[Haskell-cafe] Sub class and model expansion
Patrick Browne
patrick.browne at dit.ie
Tue May 31 10:40:15 CEST 2011
Continuing the thread on model expansion.
I have changed the example trying to focus on expanding models of M in G
Why is the operation ! ok or RHS but not visible on LHS of G?
The equation itself does not seem to suffer from the dependent type
problem of my previous post.
class M a where
(!) :: a -> a -> a
e :: a
class M a => G a where
(!-) :: a -> a -> a
-- OK in G
a !- e = e ! a
-- Switching LHS/RHS is not OK in G but fine in S
-- if I declare both ! and !- in S
-- ! is not a (visible) method of class `G'
-- a ! e = e !- a
Thanks,
Pat
On 30/05/2011 00:47, Brandon Moore wrote:
>> From: Patrick Brown; Sent: Sunday, May 29, 2011 5:42 PM
>
>> Subject: Re: [Haskell-cafe] Sub class and model expansion
>>
>> Ryan,
>> Thank you for your helpful reply.
>> I have no real understanding of dependent types (DT)
>> From the web is seems that DTs are types that depend on *values*.
>> How does the concept of DT relate to the equation from my example?
>>
>>>> -- inverse a ! a = e
>>
>> What type is depending on what value?
>
> You want part of the group interface to be a proof
> that your inverse function agrees property with the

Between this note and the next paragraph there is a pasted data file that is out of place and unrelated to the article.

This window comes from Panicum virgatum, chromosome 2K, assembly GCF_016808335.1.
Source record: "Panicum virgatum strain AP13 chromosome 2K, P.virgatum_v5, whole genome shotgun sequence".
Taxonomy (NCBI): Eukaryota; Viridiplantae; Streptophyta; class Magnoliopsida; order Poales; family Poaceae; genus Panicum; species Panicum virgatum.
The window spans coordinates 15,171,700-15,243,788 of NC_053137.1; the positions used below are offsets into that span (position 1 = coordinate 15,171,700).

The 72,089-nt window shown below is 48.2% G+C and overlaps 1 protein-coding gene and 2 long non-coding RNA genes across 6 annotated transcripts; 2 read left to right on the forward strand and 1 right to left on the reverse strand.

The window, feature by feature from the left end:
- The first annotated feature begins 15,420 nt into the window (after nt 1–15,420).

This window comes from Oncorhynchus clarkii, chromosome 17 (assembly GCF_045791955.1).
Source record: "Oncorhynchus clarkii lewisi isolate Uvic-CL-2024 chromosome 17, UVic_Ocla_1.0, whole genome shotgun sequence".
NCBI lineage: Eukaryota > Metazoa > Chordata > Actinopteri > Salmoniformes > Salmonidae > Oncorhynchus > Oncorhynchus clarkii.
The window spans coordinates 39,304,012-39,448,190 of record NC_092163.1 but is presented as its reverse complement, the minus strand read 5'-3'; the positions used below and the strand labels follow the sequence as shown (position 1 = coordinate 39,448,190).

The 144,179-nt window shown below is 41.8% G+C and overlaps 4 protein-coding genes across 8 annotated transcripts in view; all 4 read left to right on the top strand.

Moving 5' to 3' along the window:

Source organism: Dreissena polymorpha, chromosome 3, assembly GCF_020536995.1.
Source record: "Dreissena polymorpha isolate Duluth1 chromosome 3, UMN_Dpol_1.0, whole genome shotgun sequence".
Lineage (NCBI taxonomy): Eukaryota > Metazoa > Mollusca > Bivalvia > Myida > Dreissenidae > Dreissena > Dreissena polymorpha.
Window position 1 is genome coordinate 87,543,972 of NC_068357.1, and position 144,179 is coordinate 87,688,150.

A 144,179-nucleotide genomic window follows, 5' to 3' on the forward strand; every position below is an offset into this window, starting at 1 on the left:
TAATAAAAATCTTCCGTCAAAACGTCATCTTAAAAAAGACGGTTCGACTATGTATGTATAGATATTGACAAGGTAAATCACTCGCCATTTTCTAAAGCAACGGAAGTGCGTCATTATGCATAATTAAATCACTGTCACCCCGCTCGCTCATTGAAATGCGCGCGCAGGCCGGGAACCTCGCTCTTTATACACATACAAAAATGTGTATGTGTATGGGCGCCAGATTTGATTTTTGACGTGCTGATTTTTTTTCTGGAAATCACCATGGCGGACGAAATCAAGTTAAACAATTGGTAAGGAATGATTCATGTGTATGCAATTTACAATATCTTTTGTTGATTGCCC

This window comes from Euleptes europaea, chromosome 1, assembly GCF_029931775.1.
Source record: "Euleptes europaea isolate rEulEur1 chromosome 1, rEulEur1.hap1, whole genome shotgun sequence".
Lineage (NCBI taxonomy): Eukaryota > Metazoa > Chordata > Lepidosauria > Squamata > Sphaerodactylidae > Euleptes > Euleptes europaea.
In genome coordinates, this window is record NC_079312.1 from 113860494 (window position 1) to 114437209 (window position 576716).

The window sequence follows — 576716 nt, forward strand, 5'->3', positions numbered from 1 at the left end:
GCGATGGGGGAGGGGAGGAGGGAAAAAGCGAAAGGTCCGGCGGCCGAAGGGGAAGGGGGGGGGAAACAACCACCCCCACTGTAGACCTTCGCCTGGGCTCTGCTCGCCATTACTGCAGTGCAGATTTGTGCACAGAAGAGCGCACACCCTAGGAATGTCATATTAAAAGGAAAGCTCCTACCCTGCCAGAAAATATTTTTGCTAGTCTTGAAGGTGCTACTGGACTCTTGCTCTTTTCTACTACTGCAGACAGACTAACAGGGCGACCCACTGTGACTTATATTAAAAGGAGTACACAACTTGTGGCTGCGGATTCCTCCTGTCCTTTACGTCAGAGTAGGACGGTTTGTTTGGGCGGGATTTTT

> monoid operation and unit.
>
> If that's going to be a value, it has to have some type.
> If that type is anything like "Proof that inverse a ! a = e",
> then the type mentions, or "depends on" the values
> inverse, (!), and e.
>
> You can see exactly this in the Agda standard library,
> in the definitions IsMonoid and IsGroup in
> Algebra.Structures, which define records containing
> proofs that a set of operations actually forms a monoid
> or group.
>
>
> You could probably avoid the apparent circularity
> of full dependent types if you split up a language
> into values which can have types, and a separate
> pair of propositions and proofs which can refer to
> values and types, but not to themselves.
>
> I think that's basically the organization of any system
> where you use a separate prover to prove things about
> programs in some previously-existing programming
> language, but I haven't stumbled across any examples
> where that sort of organization was designed into
> a single language from the start.
>
>
> Brandon
>
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